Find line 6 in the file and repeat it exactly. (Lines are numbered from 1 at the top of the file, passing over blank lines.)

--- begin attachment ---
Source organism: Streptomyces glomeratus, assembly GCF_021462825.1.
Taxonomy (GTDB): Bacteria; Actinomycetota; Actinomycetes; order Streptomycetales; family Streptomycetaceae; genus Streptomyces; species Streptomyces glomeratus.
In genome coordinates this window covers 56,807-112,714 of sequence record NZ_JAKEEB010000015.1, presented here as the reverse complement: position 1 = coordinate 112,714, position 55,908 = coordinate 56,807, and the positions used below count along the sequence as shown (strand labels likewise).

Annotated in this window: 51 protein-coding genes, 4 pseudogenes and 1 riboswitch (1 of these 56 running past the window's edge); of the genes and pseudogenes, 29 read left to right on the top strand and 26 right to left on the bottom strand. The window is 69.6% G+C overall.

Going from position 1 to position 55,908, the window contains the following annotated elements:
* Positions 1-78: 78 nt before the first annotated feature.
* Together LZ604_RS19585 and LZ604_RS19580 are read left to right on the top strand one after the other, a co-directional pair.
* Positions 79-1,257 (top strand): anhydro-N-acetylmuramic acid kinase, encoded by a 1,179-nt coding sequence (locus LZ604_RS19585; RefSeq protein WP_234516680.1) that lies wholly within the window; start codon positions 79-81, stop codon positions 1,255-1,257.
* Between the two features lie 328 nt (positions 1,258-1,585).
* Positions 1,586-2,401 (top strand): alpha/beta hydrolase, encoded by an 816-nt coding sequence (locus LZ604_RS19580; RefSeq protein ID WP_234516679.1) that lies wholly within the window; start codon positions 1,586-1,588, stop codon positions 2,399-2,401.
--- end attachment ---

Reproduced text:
* Positions 1-78: 78 nt before the first annotated feature.